N. Korea softens its tone ahead of six-party nuclear talks

SEOUL, SOUTH KOREA — SEOUL, South Korea - The tinny loudspeakers fell silent along the 148-mile demilitarized zone this past weekend as North Korea shut down a cross-border propaganda barrage by radio and megaphone that it started in 1970.

Seeking to make friends and influence countries before six-party talks over its nuclear weapons program, North Korea is easing tensions with the South, making clumsy overtures to Japan and trying to temper its trademark anti-American vitriol.


"Ultimately, the North Korean game is to split South Korea and other countries away from the United States," Marcus Noland, a Korea expert at the Institute for International Economics, said from Washington. "Ultimately, the North Koreans want their charm campaign to soften up South Korea and other countries and make them less likely to back the United States in any kind of coercive diplomacy."

North Korea still engages in a nasty tit-for-tat with the United States but even so tries to limit the damage.


On Sunday, a North Korean Foreign Ministry spokesman called a top Bush administration official a "scum and human bloodsucker." But in the next breath, the diplomat emphasized in an interview with North Korea's news agency that there was "no change" in North Korea's intent to join the nuclear talks with the United States, which are expected to be held in Beijing early next month.

North Korea was responding to a speech delivered here Thursday by John Bolton, an undersecretary of state, in which he lambasted the North Korean leader, Kim Jong Il, by name 41 times.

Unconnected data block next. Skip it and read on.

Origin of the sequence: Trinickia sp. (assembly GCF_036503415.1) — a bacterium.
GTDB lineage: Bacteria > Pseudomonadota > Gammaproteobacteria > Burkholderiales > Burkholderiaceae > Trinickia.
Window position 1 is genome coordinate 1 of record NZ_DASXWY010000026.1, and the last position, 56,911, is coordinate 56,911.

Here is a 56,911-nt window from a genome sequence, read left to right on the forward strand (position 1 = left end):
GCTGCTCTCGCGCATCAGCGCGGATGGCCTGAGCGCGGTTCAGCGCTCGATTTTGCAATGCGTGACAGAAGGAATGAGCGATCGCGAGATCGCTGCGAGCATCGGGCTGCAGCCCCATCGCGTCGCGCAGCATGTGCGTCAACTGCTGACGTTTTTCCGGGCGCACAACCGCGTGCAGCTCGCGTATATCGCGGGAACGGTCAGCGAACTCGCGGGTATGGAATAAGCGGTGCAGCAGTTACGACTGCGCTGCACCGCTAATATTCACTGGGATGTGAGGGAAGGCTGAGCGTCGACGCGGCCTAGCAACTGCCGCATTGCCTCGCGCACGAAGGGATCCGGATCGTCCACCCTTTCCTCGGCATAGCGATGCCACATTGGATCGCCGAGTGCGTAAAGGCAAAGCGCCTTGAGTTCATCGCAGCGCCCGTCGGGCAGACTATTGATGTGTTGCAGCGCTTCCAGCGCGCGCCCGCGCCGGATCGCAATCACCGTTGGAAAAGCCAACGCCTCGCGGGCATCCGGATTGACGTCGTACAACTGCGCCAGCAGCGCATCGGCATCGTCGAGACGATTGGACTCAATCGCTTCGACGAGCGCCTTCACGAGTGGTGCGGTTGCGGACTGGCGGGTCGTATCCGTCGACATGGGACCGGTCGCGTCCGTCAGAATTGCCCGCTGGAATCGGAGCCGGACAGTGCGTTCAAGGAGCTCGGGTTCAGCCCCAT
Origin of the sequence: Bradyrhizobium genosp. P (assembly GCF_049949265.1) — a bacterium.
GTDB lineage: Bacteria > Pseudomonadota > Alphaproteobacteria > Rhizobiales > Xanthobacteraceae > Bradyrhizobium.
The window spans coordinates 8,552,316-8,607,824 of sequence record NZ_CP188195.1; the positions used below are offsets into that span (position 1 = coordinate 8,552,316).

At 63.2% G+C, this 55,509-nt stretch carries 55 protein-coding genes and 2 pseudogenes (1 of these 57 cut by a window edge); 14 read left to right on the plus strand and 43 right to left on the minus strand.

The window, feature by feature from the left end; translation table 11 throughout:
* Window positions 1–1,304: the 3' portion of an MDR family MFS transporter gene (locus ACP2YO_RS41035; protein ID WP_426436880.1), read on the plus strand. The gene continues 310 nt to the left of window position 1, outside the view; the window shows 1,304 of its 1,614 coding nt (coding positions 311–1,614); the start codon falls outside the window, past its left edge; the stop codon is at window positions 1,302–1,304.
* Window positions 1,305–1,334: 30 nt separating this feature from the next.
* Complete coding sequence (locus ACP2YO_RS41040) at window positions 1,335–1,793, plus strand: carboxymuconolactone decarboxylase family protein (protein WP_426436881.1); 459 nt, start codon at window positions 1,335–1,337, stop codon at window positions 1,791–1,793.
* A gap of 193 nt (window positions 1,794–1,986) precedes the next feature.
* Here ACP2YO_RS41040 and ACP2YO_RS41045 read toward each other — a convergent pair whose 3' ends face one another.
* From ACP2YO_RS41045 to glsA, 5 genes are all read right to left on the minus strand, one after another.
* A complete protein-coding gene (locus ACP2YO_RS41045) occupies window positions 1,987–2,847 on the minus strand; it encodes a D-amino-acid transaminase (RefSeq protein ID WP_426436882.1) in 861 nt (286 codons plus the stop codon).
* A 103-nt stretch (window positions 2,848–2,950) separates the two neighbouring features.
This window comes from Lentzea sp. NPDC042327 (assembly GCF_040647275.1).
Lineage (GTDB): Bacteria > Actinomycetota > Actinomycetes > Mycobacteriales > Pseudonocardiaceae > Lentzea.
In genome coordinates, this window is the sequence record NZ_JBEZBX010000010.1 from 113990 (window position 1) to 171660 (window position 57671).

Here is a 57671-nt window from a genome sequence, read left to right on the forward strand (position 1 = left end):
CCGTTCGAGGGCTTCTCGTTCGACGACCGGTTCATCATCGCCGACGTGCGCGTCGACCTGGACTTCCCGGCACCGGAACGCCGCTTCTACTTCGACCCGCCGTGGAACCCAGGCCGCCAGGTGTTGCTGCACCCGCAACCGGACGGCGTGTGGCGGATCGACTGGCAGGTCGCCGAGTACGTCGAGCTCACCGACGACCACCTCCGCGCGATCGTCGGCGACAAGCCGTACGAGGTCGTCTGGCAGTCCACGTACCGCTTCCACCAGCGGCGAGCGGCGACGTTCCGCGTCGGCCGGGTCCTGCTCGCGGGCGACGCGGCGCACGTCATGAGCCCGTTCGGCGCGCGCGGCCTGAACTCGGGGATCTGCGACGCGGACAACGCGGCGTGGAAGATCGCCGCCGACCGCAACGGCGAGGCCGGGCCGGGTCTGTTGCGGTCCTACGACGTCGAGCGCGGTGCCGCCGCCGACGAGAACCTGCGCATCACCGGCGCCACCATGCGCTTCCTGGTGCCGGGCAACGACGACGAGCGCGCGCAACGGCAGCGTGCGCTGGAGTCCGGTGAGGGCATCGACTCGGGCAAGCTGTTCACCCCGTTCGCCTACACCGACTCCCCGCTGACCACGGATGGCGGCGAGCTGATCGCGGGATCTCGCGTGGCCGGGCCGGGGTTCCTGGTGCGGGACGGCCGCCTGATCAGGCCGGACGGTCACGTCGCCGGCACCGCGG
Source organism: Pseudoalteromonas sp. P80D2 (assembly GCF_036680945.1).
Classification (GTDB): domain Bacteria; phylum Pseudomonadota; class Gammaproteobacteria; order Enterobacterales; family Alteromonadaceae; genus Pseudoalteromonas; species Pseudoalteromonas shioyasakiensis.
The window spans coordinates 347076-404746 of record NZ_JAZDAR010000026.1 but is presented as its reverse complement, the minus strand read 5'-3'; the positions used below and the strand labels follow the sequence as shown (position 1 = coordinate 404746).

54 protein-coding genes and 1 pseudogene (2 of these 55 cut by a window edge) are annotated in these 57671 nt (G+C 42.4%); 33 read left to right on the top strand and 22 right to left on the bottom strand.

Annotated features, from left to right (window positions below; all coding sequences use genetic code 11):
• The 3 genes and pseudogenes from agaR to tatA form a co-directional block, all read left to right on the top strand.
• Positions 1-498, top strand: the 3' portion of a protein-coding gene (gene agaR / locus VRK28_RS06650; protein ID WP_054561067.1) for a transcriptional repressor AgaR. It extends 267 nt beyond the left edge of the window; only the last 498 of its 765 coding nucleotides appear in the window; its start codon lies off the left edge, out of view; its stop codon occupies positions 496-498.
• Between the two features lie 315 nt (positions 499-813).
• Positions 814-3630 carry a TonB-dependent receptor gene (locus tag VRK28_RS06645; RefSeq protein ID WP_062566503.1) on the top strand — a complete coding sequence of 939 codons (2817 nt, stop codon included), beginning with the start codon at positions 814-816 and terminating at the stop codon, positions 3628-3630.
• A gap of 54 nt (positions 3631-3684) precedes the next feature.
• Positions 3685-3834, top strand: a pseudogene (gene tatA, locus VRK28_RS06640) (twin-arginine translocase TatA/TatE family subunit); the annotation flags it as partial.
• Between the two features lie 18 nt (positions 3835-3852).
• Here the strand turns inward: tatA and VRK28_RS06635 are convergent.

"While he lives like royalty in Pyongyang, he keeps hundreds of thousands of his people locked in prison camps with millions more mired in abject poverty, scrounging the ground for food," Bolton said of the North Korean leader. "For many in North Korea, life is a hellish nightmare."

In response, North Korea demonstrated a skill at compartmentalizing, with the spokesman saying, "On the basis of a serious analysis of Bolton's outcries, in the light of his political vulgarity and psychopathological condition, as they are quite different from the recent remarks of the U.S. president, we have decided not to consider him as an official of the U.S. administration any longer nor to deal with him."

In addition to preparing to negotiate with Bolton's colleagues, though, the North Koreans are preparing a kind of pingpong diplomacy for the American public. In two weeks, North Korea's top gymnasts are to fly to Anaheim, Calif., to compete in a qualifying championship for the next year's Summer Olympics in Athens.

Turning to Japanese public opinion, North Korea is suddenly focusing on the 10-month drama of seven children who have been unable to follow their parents to Japan. The parents are Japanese who were kidnapped by North Korea many years ago and then finally acknowledged and allowed to return to Japan. On Sunday, the parents in Japan received their first letters and photos from their children, who remain in North Korea.

While the parents were happy to see photographs of the children, whom they had not seen since October, they said they doubted the spontaneity of the letters, which contained appeals to return to live in North Korea.